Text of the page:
Women in art and art in women.
Discover Iza Bułeczka and her powerful pieces in this intimate interview by Yosune Guillén.
YOSUNE: Your pieces tell stories of women who celebrate strength, curves, self-love, and independence. When and how did you find this way of communication in your art?
IZA: I was preparing myself to go freelance. Whoever did it knows that this is a very exciting but also very very scary thing to do with your life, especially if you’re an artist. And I got an illustration gig for a magazine during that time, without a brief. I was invited to draw whatever I wanted.
To show some more context, it’s worth mentioning that I worked as a graphic designer back then, mostly pushing logos around the screen. Never experienced this kind of freedom.
So I took a deep dive. I thought about my fears, imposter syndrome, how insecure the freelance thing is and anything else that could possibly stop me from being where I wanted to be. And for each of the “problems” I drew a solution- a warrior to help me overcome it. They are all curvy because I am curvy as well 🙂 It was like, you know, my fierce, classy and sassy alter-ego. It just felt right. Like the most authentic thing, I could have drawn at that time. Any time probably!
Y: As a woman in the art industry, do you find that we have to possess this strength and personality of which you speak in your pieces? If so, why?
I: We all need self-love and strength to live. However, when it comes to art I would say strength, diligence, perseverance are the top virtues in my opinion. Besides talent and curiosity. As long as you treat art seriously. You can have a really ugly personality, but you’ll still have your audience if you constantly deliver good works.
Y: Where do you find inspiration to create a new piece? Does emotion or form come first?
I: Form! Definitely form. I love changing weird lines and shapes into women, haha
Y: How does the state of society influence the nature of your art?
I: The more I know about the world, the harder it gets to stay sane. I touched some issues already, like women empowerment, self-love, body image and I am very happy and thankful, that people feel inspired by my works. Plus- they really enjoy them. Nevertheless, there are still so many things I’d like to touch upon because I feel like they are eating me up.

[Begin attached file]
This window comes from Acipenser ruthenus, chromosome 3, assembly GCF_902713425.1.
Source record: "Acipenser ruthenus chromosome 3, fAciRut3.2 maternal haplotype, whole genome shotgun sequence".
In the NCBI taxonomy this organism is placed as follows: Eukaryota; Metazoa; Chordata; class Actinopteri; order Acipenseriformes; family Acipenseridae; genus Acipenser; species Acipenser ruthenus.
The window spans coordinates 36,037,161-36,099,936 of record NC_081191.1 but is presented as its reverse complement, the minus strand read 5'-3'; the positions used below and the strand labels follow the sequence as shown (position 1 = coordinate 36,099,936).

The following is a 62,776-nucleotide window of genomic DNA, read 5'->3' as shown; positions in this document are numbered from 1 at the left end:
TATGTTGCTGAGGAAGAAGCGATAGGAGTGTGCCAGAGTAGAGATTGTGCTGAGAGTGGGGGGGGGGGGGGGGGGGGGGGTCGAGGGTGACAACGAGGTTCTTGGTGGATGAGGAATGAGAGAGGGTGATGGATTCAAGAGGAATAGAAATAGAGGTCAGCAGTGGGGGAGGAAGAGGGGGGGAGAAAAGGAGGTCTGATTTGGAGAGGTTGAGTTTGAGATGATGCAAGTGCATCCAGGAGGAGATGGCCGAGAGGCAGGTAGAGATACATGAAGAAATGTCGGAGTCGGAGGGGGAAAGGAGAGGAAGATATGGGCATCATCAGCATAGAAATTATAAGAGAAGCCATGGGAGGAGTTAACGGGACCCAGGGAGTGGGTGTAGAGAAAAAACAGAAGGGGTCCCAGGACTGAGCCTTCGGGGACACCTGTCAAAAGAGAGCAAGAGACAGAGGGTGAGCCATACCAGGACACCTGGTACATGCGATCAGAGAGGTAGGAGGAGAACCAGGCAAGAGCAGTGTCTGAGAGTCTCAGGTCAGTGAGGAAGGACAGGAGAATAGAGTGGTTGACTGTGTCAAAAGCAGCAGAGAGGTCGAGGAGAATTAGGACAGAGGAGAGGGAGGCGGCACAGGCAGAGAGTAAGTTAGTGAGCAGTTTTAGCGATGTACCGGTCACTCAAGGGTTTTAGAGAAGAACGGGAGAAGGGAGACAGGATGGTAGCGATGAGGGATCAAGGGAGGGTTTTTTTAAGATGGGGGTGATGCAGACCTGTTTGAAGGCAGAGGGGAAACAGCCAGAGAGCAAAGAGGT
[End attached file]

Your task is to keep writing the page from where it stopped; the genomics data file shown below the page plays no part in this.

It’s not easy for me to speak up publicly. I live in a bubble, surrounded by people who share my values. But what is so obvious for me, is a novelty to others. As a person who thinks, feels and has the ability to share, I feel honored that through my art I can invite everyone to the discussion.
Y: If you could change something within the art industry, what would it be?
I: I think there are too many myths about the art industry. So mysterious, snobby, incomprehensible. It’s quite hard to navigate- both for those who create and those who consume.
For us, artists, it’s often tricky to find valuable outlets for our work and competent people, who can help us with our careers.
Y: Nudity is a current topic in your pieces. What do you want to express with it beyond the lack of clothes?
I: I draw nudes because I find the shape of the human body more interesting than clothes. Prettier. It’s also vulnerable, true, intimate, the core of the story I want to tell.
It’s surprising for me too, actually. I studied costume design because I wanted to hide people behind some sophisticated creations. Now it’s the other way around – I want to see the raw beauty we all have, but usually hide behind different costumes. Please note that the girls I draw are not only curvy, what we mentioned before. They are tired, they enjoy food, they sit astride, they are sad… they are real. I mean, they are still lines on paper, but people usually choose one and say “oh, that’s so me”.
Y: If you could give us a piece of advice through one of your creations, what would it be?
I: They are all my children, hard to choose one, haha. But I’ll go with the oldest- the meditating girl. She was created to help me love myself and find inner peace. It’s a great start to anything when you’re just kind and accepting.
Y: And what would Iza’s advice be?
I: Do you! Is it corny? It probably is. But nobody will do it for you, so go for it 🙂
Y: Thank you so much for your time, we look forward to keep enjoying your brave and strong art.